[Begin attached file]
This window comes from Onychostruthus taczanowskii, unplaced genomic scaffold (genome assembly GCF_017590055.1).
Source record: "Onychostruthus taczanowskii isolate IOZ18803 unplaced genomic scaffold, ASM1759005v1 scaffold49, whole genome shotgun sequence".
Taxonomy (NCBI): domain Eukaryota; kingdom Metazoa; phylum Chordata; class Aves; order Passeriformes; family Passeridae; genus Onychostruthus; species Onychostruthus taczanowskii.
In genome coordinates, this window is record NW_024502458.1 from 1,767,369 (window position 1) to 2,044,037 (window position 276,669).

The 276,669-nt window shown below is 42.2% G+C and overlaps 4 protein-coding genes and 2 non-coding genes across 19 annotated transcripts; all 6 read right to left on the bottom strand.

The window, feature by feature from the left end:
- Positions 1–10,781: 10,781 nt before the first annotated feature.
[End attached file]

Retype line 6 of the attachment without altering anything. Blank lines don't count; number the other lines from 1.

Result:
The window, feature by feature from the left end: